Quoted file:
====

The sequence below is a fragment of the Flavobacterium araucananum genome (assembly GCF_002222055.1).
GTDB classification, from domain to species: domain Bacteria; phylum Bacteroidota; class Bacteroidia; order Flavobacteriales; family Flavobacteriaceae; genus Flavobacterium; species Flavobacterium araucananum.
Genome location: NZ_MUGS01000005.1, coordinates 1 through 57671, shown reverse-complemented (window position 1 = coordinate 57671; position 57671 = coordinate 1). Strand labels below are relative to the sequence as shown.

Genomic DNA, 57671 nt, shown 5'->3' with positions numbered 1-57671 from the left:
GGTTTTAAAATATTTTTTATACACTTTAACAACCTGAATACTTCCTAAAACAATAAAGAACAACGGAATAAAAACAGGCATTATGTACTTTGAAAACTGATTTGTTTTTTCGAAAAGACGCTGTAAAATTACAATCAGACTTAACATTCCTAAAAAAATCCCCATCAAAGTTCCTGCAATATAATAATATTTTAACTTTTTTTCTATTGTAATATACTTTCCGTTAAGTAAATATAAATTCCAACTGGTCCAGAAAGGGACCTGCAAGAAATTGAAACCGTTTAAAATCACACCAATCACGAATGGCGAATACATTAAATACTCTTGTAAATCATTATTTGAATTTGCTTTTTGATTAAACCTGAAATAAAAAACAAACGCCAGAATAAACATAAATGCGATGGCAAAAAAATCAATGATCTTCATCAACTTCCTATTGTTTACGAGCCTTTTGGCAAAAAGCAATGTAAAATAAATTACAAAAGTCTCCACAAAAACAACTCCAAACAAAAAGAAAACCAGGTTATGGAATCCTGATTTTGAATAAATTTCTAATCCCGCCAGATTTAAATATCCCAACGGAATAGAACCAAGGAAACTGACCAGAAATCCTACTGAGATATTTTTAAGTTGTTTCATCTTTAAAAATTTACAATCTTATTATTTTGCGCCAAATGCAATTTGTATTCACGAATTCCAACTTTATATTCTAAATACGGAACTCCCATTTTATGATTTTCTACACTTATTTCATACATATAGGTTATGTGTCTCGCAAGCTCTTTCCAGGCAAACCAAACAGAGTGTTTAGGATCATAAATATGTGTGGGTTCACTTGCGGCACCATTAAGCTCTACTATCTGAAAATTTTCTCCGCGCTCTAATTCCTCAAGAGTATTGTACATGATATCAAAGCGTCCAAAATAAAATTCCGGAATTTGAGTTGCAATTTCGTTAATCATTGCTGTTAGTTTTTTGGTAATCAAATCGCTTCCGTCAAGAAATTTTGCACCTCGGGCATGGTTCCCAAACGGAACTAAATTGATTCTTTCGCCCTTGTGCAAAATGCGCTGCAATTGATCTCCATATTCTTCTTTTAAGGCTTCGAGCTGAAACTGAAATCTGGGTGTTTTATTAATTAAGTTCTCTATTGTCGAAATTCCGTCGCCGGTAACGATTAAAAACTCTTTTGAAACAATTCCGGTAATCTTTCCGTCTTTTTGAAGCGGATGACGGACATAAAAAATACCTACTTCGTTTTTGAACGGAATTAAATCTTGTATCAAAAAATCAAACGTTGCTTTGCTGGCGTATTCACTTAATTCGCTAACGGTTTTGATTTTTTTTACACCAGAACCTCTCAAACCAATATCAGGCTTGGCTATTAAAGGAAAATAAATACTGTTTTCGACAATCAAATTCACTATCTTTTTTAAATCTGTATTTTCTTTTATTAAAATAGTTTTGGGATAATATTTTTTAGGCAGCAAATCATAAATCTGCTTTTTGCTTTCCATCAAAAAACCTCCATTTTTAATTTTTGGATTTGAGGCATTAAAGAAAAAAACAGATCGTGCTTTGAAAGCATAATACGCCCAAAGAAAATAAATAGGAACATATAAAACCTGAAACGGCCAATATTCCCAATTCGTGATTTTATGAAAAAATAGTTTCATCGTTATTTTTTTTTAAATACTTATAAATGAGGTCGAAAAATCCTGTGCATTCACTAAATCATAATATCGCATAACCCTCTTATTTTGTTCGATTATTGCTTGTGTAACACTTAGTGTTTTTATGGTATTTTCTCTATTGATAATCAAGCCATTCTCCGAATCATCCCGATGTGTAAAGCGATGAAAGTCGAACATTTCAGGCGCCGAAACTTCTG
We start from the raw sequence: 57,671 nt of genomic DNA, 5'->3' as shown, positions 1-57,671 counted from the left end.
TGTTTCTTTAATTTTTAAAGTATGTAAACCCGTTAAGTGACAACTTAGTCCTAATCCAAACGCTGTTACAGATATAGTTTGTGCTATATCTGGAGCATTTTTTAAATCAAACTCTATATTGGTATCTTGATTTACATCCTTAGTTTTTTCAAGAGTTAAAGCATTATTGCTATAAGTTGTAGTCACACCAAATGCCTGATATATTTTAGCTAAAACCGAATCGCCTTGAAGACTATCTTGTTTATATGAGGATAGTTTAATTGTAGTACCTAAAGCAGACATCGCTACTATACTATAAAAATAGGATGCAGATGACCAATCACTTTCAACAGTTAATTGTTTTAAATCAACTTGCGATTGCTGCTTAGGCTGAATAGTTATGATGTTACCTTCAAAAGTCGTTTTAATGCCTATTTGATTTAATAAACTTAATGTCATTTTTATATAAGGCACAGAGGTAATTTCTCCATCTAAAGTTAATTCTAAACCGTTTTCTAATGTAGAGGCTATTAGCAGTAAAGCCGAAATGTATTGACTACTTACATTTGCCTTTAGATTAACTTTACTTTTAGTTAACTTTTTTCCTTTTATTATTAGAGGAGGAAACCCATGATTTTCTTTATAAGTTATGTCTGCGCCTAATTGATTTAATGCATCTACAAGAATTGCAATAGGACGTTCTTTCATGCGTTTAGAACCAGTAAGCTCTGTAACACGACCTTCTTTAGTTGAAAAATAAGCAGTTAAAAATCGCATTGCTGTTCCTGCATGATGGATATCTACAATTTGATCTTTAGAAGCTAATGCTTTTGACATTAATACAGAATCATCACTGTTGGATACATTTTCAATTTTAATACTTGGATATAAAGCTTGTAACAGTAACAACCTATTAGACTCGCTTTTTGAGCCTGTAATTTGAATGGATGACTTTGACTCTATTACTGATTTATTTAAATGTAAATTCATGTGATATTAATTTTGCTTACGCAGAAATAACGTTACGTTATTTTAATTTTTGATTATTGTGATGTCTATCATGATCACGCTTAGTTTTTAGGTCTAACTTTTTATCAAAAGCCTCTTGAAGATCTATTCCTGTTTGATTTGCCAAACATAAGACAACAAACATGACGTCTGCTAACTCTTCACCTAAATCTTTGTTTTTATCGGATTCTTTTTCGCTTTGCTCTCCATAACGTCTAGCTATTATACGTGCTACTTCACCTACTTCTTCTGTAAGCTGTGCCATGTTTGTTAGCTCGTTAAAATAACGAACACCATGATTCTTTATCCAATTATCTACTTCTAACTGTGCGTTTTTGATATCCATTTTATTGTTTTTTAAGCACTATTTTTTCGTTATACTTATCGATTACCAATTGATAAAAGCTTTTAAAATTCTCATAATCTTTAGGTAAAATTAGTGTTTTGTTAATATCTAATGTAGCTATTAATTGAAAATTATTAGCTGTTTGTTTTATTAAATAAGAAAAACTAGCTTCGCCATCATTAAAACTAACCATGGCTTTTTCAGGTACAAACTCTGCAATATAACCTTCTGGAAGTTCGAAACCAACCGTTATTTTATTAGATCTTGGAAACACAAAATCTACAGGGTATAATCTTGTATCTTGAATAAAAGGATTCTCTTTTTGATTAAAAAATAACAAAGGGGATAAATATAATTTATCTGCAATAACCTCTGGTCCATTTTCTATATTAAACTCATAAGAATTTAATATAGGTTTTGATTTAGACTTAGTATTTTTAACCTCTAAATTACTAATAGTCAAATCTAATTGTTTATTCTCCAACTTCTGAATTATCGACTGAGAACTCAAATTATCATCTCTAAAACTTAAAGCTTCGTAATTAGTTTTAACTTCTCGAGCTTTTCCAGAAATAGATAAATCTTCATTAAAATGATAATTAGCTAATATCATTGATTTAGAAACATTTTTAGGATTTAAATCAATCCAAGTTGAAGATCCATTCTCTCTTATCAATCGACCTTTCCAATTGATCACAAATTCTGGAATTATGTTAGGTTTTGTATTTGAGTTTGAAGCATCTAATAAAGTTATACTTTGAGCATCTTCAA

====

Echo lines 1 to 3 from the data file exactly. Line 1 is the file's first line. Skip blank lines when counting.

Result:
The sequence below is a fragment of the Flavobacterium araucananum genome (assembly GCF_002222055.1).
GTDB classification, from domain to species: domain Bacteria; phylum Bacteroidota; class Bacteroidia; order Flavobacteriales; family Flavobacteriaceae; genus Flavobacterium; species Flavobacterium araucananum.
Genome location: NZ_MUGS01000005.1, coordinates 1 through 57671, shown reverse-complemented (window position 1 = coordinate 57671; position 57671 = coordinate 1). Strand labels below are relative to the sequence as shown.